"Sounds good. You take care of the faith department, I'll handle the works department." Not so fast. You can no more show me your works apart from your faith than I can show my faith apart from my works… that seamless unity of believing and doing – what counted with God? The very moment you separate body and spirit, you end up with a corpse. Separate faith and works and you get the same thing: a corpse. (James 2.18, 2.25-26 - The Message)
I often think about doing community just to do community, with no ulterior motive. I still think we need to do community without any overt motive. People can see a motive a mile away and be turned off by it.
But, maybe embracing your motive isn't such a bad thing…
When I walk down the street and make friends with a stranger, there's no motive. It's simple care for the person I am meeting and a desire to get to know them better. Over time we can begin talking about faith, but my purpose is to express the love I have for the person and the love Jesus has for them.
But when I have an Easter Eggstravaganza or a game night or a car wash, people come with an expectation. People are coming, knowing that they are going to a church event. Maybe keeping with the underlying motive isn't bad.
People who show up to a church event have certain expectations. I want to surprise them and let them attend the event very relaxed and without fear of our trying to "convert" them. At the same time though, they do know they are coming to an event sponsored by a church. Maybe it's ok to spend some time talking about the church or about god in some subtle way.
I guess it comes back to the idea that if I'm trying to reach the unchurched, they don't want to hear about a church. But that's a big assumption that I don't think is entirely true.
I think people do want to hear about church and about the saving relationship Jesus can bring. They don't want to hear about how they are messed up and sinners. But I do think they want to hear a message of hope, friendship and love for the person they are, no changes required. They want to hear how they can be better people, and see an example of how a community centered on Christ's love can change the world.
What probably needs to change is out reaction to the people. We don't want to sermonize to them, and, mainly, we don't want them to feel excluded or uncomfortable.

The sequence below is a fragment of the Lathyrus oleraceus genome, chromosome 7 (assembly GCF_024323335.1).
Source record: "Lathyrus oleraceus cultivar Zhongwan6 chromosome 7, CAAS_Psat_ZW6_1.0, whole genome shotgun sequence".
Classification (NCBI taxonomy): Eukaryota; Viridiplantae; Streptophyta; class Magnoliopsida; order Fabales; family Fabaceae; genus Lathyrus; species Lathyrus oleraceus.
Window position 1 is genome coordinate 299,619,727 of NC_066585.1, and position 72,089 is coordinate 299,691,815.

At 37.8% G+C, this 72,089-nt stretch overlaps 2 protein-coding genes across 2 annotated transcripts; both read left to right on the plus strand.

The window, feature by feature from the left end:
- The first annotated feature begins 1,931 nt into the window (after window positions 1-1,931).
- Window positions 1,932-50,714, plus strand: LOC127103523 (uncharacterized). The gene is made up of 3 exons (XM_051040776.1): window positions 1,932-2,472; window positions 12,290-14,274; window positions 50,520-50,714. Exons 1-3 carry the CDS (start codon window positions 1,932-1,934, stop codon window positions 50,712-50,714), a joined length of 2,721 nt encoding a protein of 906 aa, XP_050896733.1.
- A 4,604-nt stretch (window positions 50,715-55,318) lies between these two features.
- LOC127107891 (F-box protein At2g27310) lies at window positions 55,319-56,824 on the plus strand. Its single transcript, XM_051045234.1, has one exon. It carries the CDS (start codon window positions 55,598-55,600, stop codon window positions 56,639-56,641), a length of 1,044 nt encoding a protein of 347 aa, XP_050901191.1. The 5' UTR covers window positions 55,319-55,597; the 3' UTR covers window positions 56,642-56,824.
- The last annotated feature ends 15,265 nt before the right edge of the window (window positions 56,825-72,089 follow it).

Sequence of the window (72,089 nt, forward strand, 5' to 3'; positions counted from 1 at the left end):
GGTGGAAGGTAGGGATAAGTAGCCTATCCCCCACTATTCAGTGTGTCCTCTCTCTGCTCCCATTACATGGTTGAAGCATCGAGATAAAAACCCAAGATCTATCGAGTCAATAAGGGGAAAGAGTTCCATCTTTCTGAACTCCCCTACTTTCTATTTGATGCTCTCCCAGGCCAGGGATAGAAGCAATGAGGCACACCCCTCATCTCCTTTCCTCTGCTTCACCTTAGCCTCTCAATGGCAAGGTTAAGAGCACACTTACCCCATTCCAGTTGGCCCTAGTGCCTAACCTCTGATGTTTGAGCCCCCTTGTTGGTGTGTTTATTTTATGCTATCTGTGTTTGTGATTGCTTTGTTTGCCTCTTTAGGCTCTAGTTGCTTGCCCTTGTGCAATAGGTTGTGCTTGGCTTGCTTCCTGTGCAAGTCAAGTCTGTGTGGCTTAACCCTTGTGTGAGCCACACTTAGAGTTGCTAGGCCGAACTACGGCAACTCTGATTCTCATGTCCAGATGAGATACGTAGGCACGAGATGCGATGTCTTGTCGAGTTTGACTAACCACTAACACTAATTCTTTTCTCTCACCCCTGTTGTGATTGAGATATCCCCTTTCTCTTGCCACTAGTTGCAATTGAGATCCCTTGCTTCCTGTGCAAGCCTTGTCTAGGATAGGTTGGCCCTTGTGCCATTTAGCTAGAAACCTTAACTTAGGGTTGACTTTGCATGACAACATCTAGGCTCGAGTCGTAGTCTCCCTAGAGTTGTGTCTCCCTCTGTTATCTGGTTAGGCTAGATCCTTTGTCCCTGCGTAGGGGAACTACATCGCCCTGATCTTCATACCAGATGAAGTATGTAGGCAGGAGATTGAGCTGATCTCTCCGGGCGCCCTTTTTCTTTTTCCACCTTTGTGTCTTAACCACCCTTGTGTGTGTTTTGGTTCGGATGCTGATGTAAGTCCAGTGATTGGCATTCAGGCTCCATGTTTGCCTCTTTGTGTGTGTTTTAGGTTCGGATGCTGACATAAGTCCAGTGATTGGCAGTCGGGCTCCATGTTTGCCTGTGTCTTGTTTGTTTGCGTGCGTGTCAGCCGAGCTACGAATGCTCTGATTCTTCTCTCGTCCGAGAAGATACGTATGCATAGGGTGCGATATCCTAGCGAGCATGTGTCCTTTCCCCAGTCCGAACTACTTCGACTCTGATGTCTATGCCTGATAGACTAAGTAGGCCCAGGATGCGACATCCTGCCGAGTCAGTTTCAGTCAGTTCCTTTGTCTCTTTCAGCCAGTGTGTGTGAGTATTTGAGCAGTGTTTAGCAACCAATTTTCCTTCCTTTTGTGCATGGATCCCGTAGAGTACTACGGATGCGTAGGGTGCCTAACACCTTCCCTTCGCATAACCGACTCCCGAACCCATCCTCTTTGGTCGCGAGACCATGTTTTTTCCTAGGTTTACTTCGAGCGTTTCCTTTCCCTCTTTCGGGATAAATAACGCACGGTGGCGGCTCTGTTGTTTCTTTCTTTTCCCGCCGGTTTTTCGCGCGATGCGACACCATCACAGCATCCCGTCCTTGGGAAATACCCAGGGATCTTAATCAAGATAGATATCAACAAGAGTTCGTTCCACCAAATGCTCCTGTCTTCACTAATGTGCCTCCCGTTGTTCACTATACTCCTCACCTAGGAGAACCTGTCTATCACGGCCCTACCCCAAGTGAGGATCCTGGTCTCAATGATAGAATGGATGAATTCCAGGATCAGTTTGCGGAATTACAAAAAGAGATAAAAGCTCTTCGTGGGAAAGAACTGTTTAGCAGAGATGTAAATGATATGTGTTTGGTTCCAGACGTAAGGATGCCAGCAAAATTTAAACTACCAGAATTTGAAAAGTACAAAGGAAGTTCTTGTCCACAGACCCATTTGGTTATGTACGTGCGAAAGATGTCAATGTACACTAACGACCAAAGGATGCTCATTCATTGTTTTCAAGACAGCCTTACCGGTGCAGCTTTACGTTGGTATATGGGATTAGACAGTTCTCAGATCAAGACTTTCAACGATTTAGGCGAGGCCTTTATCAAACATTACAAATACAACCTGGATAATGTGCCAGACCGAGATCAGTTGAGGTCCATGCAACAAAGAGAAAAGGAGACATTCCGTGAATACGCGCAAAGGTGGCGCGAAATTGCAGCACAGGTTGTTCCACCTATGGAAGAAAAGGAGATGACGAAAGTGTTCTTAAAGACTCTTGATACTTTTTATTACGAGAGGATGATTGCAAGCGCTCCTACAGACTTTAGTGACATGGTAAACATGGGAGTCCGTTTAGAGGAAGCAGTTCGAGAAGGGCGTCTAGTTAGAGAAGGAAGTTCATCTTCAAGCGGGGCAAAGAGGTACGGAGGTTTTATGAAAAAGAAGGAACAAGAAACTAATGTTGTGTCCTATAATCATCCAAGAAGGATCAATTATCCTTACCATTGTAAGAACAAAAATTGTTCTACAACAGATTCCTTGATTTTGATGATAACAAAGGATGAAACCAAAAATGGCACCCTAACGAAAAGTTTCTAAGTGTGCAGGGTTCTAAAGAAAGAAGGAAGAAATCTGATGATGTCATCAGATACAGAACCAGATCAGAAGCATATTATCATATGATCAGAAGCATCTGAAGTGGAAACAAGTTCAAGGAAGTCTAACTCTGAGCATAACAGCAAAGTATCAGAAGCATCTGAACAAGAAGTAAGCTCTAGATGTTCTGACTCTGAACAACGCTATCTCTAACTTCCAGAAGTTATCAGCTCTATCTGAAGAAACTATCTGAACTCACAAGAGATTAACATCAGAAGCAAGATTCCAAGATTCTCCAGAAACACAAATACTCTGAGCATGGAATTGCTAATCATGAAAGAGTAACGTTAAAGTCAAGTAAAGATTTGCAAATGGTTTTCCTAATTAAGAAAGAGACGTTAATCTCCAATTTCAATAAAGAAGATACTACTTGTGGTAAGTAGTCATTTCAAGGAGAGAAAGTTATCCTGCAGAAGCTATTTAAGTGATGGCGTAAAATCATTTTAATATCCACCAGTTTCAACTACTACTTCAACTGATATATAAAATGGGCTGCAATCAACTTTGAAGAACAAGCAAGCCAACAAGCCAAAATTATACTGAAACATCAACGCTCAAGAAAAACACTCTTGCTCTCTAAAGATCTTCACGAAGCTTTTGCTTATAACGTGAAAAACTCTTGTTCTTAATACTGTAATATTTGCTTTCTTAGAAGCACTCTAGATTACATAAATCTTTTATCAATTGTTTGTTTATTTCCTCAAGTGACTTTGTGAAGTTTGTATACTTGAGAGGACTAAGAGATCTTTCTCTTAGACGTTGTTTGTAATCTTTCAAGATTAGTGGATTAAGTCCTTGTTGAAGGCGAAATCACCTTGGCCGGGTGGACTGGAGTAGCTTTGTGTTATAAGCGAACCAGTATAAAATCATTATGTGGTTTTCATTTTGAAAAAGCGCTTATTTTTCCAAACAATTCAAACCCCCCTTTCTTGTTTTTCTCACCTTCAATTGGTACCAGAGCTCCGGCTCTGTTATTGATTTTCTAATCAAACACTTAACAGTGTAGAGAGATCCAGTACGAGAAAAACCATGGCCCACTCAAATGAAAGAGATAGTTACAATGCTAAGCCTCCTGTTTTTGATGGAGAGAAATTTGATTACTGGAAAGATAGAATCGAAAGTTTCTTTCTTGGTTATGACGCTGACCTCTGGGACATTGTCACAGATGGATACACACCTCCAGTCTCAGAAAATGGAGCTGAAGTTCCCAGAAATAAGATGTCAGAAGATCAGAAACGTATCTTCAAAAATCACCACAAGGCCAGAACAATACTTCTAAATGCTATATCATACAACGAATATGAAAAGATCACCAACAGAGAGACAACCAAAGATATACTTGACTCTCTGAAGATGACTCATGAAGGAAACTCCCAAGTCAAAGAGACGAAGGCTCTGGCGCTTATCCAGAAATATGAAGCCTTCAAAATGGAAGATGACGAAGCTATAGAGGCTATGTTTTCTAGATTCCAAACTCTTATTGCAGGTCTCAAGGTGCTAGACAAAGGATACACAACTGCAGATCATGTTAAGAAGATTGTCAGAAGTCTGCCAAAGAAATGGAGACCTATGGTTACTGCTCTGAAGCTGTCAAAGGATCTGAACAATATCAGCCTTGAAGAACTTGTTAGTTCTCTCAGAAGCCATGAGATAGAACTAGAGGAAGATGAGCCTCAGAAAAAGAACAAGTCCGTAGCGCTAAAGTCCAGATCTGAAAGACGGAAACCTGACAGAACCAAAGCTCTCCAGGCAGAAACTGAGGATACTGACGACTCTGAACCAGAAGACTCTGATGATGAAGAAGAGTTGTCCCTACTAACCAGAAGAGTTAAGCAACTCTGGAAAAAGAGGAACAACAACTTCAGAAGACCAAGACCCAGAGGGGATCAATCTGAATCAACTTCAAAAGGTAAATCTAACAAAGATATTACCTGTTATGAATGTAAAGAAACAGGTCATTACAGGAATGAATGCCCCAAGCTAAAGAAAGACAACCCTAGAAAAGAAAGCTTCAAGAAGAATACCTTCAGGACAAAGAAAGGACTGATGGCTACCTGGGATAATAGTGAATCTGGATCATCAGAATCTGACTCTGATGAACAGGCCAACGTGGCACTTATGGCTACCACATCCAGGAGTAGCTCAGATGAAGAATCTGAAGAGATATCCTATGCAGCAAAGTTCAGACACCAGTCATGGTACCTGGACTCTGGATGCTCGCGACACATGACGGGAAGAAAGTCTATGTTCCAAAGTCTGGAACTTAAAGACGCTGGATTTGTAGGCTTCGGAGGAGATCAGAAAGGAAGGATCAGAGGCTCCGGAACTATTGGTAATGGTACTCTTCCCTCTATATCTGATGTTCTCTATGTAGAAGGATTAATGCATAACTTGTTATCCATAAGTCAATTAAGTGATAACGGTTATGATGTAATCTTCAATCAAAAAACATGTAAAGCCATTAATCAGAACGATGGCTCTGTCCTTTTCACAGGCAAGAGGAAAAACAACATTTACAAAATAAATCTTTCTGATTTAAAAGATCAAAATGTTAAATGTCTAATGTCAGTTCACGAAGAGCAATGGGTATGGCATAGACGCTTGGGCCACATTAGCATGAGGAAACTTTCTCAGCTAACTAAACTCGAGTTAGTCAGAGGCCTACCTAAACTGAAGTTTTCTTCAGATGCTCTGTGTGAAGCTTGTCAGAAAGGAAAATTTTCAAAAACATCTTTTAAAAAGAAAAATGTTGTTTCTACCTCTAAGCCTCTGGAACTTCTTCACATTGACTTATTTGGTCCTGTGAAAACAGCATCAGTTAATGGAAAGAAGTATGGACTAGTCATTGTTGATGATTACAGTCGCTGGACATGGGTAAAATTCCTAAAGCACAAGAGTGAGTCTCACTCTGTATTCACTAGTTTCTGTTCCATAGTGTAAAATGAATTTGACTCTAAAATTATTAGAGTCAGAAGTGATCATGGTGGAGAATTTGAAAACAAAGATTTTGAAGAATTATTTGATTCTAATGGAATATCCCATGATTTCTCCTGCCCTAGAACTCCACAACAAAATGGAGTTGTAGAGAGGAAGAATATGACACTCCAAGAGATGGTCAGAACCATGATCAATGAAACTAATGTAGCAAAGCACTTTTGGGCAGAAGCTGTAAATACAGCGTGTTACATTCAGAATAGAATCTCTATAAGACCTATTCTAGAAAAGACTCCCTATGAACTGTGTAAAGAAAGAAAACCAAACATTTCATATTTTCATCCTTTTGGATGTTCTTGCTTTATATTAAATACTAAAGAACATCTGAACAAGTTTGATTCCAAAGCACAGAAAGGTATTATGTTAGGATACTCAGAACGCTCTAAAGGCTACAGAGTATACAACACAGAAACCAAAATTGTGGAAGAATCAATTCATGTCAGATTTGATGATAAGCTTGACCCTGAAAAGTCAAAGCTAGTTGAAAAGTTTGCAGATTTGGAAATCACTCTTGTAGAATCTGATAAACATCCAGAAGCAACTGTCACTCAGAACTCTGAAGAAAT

Whenever we have an event we need to have every single parishioner attending that event want to welcome the visitors and spend ½ an hour or more (or whatever's appropriate) getting to know that person. If they don't have anything in common, help plug them into another person who shares their interests (or at least mention that specific person who shares the interest and ask if they'd like to meet them).
Every person in the church is a leader of the church. Every person is an example of Christ's love. Every visitor needs to get so much of that love that they feel completely comfortable and enjoy their visit. The whole society should be centered around caring for each-other and the visitors.
There can be no fear on our side in meeting or approaching a stranger.
In the case of church events, these are people coming into a strange situation and knowing no one. We come in knowing people there, or at least having some history with the church sponsoring the event. Who are we to feel afraid to meet someone new and make them feel welcome? That's ridiculous.
But I also need to be clear that making someone feel welcome doesn't involve saying hello, chatting for 2 minutes, and moving on. It involves (the the extent that it's comfortable for the visitor) spending a LOT of time with the person. Committing half an hour or more to really getting to know that person. To following them and chatting while you do whatever is involved in the event. It involves introducing your family to the person, and having your whole family take on that same role of getting to know the visiting person or family.
Meeting people outside a church event is a little harder, people are scared of approaching a total stranger. With no perceived safety net, they aren't willing to make the leap. I mean, what do you talk about?
Well, people are drawn together by common interest. If you see a stranger at Starbucks, you definitely have something in common. If it's the same time of day (say 8am) it's a good bet you're both getting ready for work. So you can always talk about the coffee or work. If it's really early, say 6am, that n itself is a topic for discussion, like "Wow, you get up as early as I do… Have you got kids too?"
So, back to the safety net idea. If we really call ourselves Christians, and accept Jesus as our partner in life, then we actually have a safety net. We may not be at church and have all the people around us that we know, but we do have one person holding our hand and with us every moment of every day.
I've begun trying to live with God in my life every moment of every day, which I got from the book Practicing His Presence by Brother Lawrence and Frank Laubach. I'm beginning to see that keeping God in mind constantly, as a friend I talk to about everything and as that little voice in your head, brings a closer connection with Him. I'm finding that I am more comfortable and secure in my decisions, because I already talked them out with God. It also feels like God is more present, that if something (bad or good) happens, he knows about it and will do something about it.
When I really accept Jesus into my life, I have a safety net. It's easy to miss sometimes, and certainly doesn't feel as safe as having a group of friends next to you. But when you have a group of friends with you it's much harder to make the stranger you're meeting feel comfortable.
All I can really think is that we need to be far more proactive about meeting other people. I need to make my whole life about loving strangers and making them feel comfortable and welcome in my life and God's.